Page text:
Grandma slid and slithered down the slope to the far side of the water and refilled the water bottles. “Not them either,” she said to the jackalope wife. “They’ll talk the legs off a wooden sheep. We’d both be dead of old age before they’d figured out what time to start.”
The javelina dropped their heads and ignored them as they left the wash behind.
The sun was overhead and the sky turned turquoise, a color so hard you could bash your knuckles on it. A raven croaked overhead and another one snickered somewhere off to the east.
The jackalope wife paused, leaning on her crutch, and looked up at the wings with longing.
“Oh no,” said Grandma. “I’ve got no patience for riddle games, and in the end they always eat someone’s eyes. Relax, child. We’re nearly there.”
The last stretch was cruelly hard, up the side of a bluff. The sand was soft underfoot and miserably hard for a girl walking with a crutch. Grandma had to half–carry the jackalope wife at the end. She weighed no more than a child, but children are heavy and it took them both a long time.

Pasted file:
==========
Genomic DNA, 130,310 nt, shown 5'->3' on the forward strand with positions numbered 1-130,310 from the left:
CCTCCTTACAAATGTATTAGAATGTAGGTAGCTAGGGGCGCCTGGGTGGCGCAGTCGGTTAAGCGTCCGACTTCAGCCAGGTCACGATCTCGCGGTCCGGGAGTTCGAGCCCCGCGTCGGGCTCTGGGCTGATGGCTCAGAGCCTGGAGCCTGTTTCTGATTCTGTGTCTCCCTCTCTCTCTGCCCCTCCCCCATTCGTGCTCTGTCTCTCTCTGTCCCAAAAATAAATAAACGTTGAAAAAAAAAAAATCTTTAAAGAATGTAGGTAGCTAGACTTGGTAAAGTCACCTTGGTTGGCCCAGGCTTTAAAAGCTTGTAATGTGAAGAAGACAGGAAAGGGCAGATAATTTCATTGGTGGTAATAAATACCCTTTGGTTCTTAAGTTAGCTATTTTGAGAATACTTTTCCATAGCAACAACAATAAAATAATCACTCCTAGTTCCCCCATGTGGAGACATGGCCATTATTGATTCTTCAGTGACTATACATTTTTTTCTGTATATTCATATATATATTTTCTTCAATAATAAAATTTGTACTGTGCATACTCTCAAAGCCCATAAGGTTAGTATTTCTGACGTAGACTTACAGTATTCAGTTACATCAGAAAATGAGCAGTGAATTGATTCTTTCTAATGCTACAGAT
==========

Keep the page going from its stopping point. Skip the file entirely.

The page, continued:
At the top was a high fractured stone that cast a finger of shadow like the wedge of a sundial. Sand and sky and shadow and stone. Grandma Harken nodded, content.
“It’ll do,” she said. “It’ll do.” She laid the jackalope wife down in the shadow and laid her tools out on the stone. Cigarettes and dead mouse and a scrap of burnt fur from the jackalope’s breast. “It’ll do.”
Then she sat down in the shadow herself and arranged her skirts.
The sun went overhead and the level in the water bottle went down. The sun started to sink and the wind hissed and the jackalope wife was asleep or dead.
The ravens croaked a conversation to each other, from the branches of a palo verde tree, and whatever one said made the other one laugh.
“Well,” said a voice behind Grandma’s right ear, “lookee what we have here.”
“Jesus, Mary and Joseph!”
“Don’t see them out here often,” he said. “Not the right sort of place.” He considered. “Your Saint Anthony, now… him I think I’ve seen. He understood about deserts.”